10th February 2015 Analysis of the short story Girl Jamaica Kincaid’s short story, “Girl,” (1978) describes a mother that is simultaneously berating her daughter and teaching her what’s expected to be and do as an Antiguan woman.
There's no traditional plot, no action, no character descriptions, and no setting. Only two voices, and it takes us a while to figure out that they are mother and daughter. The girl only responds twice to the mom and thats to ask, “but what if the baker won’t let me feel the bread?,”(Kincaid
484) and also to defend herself by saying, “but I don’t sing benna on Sundays at all and never in
Sunday school” (Kincaid 483). The purpose of writing this short story was to show how a parent gives advice and how the daughter reacts to it. It also portrays how difficult motherdaughter relationships can be, how a young lady should act, and how sometimes parents want their kids to be someone they’re really not.
The mother is the main speaker and all the advice she is giving, is to a pre adolescent girl.
She dispenses a long string of advice to her daughter to teach her how to properly run a household and live respectably. The mother says to the girl, “On Sundays try to walk like a lady and not like the slut you are so bent on becoming”(Kincaid 483). She fears her daughter will adopt a life or promiscuity. At the same time, however, the mere fact that she takes the time to
Clancy 2 impart her knowledge suggests a deeper caring for the girl. Although, the mother overacts because she thinks the girl is destined for a wrong path because of the way she sits, sings, and walks. The mom seems too controlling, but in a good way. All of the chores she tallies off to the girl are helpful like how to wash clothes, how to make certain meals, and how to keep the house clean. The pattern I traced from the mother’s advice was that the mother started off by giving advice on how to act like a proper woman and how to be on top of things. For example, she said,
“always eat your food in such a way that it won’t turn someone else’s stomach”(Kincaid 483).
Then she followed it up by talking about how to sew and press off khakis, going along with her advice from the beginning. After that, she started giving advice about things you wouldn’t expect like, “ this is how you spit in the air if you feel like it, and this is how to move quick so it doesn’t fall on you”(Kincaid 484). The mother also went on to give advice about abortions and how to bully a man. It would probably be normal for an unmarried woman to be shunned and called a slut if she became pregnant, but the mom teaches her daughter, "this is how to make a good medicine to throw away a child before it even becomes a child"(Kincaid 484). The one pattern that sticks throughout the story is that mom wants what is best for the girl and she knows how hard it is out there, and she seems to know that it’s not fair to be a female in her society. So, she’s trying to protect her daughter as much as she can.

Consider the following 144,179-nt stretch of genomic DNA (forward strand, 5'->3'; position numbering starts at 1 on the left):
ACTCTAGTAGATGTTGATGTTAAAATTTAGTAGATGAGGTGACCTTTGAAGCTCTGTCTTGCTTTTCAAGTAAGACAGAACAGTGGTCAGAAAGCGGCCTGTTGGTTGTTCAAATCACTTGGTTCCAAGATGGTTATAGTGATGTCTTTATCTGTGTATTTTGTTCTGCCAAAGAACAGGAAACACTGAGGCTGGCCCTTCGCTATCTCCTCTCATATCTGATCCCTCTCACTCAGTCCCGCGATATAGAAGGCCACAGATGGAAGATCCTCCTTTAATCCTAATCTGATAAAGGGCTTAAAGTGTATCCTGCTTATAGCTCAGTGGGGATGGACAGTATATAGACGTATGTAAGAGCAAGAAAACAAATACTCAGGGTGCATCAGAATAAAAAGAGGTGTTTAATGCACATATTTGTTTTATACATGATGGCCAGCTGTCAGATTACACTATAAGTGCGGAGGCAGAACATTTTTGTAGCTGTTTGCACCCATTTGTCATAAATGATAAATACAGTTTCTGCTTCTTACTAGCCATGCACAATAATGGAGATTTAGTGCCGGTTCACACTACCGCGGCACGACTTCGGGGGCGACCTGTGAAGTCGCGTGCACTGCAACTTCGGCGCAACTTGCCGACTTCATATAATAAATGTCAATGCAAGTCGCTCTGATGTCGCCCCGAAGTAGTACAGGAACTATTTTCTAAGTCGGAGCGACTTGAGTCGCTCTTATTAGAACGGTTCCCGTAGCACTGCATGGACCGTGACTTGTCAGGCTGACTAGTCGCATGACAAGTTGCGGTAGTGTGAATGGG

The advice that mom gives her is useful because it is all advice that mom believes will help her. However, there are some points that don’t really make any sense like teaching the daughter how to spit and how to run away from the spit. The mom does contradict herself during
Clancy 3 the story. Mom wants the girl not to be a young, poor, single mother—but at the same time, she seems a little hopeless if her daughter will ever break out of the cycle that she went through.
Mom also tells her to act like a strong woman, although she then attacks the girl and says, “ this way they won’t recognize immediately the slut I have warned against you becoming”(Kincaid
483). Mom is making her daughter nervous because she is throwing so many ideas at her at once and it is making the girl unclear of what is actually important.
At the end, the girl asks her mom, "but what if